Pattaya faces labour shortages but a brighter economic future beckons

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Closed border posts mean labour shortages in Thailand.

Although the coronavirus pandemic has resulted in the near-collapse of the tourist industry in Pattaya, employers are still finding it well-nigh impossible to fill job vacancies. Poj Aram wattananont, vice-chair of the Thai Board of Trade, said the business sector is concerned about a lack of workers after hundreds of thousands of foreign workers returned home after the initial virus outbreak last winter.


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The foreign migrant workers, from Myanmar, Cambodia and Laos, are finding it very difficult to return to Thailand as the borders are closed for most human traffic. Thai border posts are allowed a quota system to allow back a small number of workers on a daily basis, but they are subject to compulsory quarantine which costs around 12,000 baht per person. This sum must be paid by the worker or his Thai employer, not by Thai state authorities.

The Pattaya construction boom never ceases.

Meanwhile, there is a renewed outbreak of Covid-19 in Myanmar, which provides the bulk of the workers, leading to the Thai authorities retaining strict lockdown measures across the vulnerable borders. Thailand in 2018 signed agreements with the three neighboring countries, known as Memorandums of Understanding, to regulate entry, registration and conditions of work such as labour protection.




Prior to the outbreak, Chonburi province (including Pattaya) played host to nearly 200,000 guest workers out of a total of three million in Thailand as a whole. They are employed very widely in labour-intensive industries such as agribusiness, food processing, construction, elderly care and factory work. The minimum daily wage in Chonburi province is just over 300 baht a day, excluding meals. Normally, accommodation is provided for free in camps or rooms.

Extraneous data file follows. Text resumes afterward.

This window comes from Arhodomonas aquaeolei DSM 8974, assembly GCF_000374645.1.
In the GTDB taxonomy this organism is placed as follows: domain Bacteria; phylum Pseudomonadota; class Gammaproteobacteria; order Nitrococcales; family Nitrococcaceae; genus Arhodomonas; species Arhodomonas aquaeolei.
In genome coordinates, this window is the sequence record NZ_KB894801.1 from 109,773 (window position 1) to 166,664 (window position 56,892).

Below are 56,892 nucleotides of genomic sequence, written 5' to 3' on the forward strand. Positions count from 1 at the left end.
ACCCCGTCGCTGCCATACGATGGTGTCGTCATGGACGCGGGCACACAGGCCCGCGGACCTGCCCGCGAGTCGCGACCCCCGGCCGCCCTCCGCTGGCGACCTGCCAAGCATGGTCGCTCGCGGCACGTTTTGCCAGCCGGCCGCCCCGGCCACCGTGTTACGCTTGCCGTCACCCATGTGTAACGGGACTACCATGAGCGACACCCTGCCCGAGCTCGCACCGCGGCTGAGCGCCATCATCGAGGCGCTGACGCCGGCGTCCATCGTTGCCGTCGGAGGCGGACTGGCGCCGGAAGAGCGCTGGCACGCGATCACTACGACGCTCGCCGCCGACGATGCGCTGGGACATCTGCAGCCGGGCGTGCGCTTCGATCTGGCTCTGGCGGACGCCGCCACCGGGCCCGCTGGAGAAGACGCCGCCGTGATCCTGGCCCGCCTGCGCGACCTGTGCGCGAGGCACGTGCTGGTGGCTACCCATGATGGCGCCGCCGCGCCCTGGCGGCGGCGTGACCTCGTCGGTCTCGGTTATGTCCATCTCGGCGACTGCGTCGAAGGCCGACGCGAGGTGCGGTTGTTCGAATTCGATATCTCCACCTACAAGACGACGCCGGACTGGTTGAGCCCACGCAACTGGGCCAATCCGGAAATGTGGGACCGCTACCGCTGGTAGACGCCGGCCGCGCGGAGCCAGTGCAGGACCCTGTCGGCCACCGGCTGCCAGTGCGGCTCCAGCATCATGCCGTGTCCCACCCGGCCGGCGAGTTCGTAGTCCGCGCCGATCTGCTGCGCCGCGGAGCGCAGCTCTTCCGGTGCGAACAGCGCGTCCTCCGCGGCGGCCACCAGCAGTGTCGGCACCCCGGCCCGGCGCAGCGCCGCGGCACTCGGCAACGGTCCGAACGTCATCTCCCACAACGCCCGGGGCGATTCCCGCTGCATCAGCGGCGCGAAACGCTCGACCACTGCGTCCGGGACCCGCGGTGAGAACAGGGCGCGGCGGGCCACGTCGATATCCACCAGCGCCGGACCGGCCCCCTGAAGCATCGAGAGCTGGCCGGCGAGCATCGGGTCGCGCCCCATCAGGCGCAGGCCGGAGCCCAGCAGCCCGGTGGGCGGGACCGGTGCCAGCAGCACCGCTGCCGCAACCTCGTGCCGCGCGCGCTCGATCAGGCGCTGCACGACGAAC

Mr Poj added that the problem of labour shortage has been made worse by the decline of the Thai birth rate in the last 25 years and the fact that many unemployed Thais are uninterested in taking up manual or unskilled employment. He felt that the only long-term solution was to invest in automated systems and machines where this was a feasible option. That was also likely to happen because labour costs were continually rising with added worker protection as the Thai government signs more partnership agreements with other Asean countries.

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Pattaya is witnessing an ongoing building programme with many sites still under construction. Companies and private sector investors are keen to complete their projects as quickly as possible before their funding runs out and because future costs in materials and labour are likely to rise once the virus crisis has subsided. There is huge investor confidence in the future of Pattaya as an Asian tourist resort and economic hub because of its proximity to Bangkok, its location in the hi-tech Eastern Economic Corridor and its consequent slow evolution into neo-Pattaya or Smart City. Both the Thai government and Pattaya authorities have stated that the resort will likely have a very different future from its past as a bachelors’ playground. Bachelors please note.